How to Clean Cabinets

Shannon Lee | Improvement Center Columnist | December 13, 2011

Kitchen cabinets are one of those spots in your kitchen that tends to collect dust and grime. Much of this is thanks to the oils from cooking, the heat and humidity from higher temperatures and the simple nature of food preparation--sometimes there are splashes and drips, and those often find their way to the cabinets.

Periodic cleaning of your cabinets will keep the job manageable. If it has been a long time since you cleaned your cabinets, expect to spend several hours and plenty of elbow grease on the job.

Step-by-step cleaning of kitchen cabinets

You will need a good cleanser to cut through the dirt and grime. A grease-cutting dishwashing detergent mixed with water is often a great solution. Dilute the detergent with two parts water and stir well. Collect scrub brushes, old rags and other cleaning utensils to help you get the job done.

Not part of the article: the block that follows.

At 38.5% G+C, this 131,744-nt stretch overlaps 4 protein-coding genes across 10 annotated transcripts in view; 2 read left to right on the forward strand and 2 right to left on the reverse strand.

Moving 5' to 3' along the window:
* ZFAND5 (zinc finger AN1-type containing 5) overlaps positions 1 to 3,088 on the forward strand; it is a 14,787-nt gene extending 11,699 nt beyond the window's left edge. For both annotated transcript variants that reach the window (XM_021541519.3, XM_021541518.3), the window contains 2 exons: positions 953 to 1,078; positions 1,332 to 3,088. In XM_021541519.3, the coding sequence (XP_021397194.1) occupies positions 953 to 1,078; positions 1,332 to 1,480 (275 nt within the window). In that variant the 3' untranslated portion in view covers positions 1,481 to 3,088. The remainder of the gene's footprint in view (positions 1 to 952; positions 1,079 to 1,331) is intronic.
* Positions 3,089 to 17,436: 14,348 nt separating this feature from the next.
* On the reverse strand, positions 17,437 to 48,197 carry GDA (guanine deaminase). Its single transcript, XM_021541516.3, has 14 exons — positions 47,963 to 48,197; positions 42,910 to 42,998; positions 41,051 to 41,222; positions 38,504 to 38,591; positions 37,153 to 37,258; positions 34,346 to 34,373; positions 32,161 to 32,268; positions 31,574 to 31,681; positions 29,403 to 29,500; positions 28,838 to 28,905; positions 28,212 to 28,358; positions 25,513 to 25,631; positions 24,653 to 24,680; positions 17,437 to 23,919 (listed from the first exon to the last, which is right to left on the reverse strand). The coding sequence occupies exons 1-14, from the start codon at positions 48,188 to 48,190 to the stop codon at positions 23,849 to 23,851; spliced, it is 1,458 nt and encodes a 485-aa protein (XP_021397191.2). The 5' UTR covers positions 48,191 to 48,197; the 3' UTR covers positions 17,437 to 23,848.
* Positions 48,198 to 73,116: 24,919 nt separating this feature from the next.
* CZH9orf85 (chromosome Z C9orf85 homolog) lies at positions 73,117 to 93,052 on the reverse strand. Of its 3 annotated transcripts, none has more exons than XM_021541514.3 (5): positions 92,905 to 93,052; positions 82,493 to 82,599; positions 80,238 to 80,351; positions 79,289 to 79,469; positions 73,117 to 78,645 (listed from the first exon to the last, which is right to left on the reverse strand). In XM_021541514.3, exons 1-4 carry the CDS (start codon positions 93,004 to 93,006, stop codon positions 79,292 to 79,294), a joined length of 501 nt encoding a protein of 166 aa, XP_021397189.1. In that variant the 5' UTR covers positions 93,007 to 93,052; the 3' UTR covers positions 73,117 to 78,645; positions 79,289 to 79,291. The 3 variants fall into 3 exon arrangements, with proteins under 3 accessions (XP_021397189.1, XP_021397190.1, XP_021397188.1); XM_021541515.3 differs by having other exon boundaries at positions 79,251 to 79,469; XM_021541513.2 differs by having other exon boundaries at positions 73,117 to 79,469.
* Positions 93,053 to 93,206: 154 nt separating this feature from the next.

Remove all cabinet handles. This is important, as the dust and grimes tends to collect more readily in the areas you actually touch, and cleaning underneath attached handles can be difficult. Soak the handles, including screws, in a solution of warm water and detergent as you work on the cabinets.

Start with the top of the cabinets and work your way down. Rinse out your scrubbers and rags often to ensure proper cleaning. Make note of particularly soiled spots and use a stronger cleanser on that area. If you choose to use a natural remedy, vinegar works well to cut through the grime. If you choose to use an all-purpose commercial cleanser, test a small and inconspicuous area first to ensure the solution doesn't damage the finish on your cabinets.

If you choose to clean with any sort of chemical, open the windows to diffuse the fumes and consider wearing a respirator mask, especially if your kitchen is a very small space. If you have very difficult stains on wood cabinets and choose the heavy-duty route of paint thinner or other caustic chemicals, follow all precautions as listed on the container.

When your cabinets are scrubbed clean, you can buff them with furniture wax to create a nice shine. Clean the hardware with a scrub brush and let it dry thoroughly before reattaching the pieces to your clean cabinets.

Keep in mind that certain finishes might require a particular method of cleaning. If you have a custom finish on your cabinets, ask the manufacturer how to clean your cabinets, and which cleansers might be most appropriate to protect the beauty of your finish.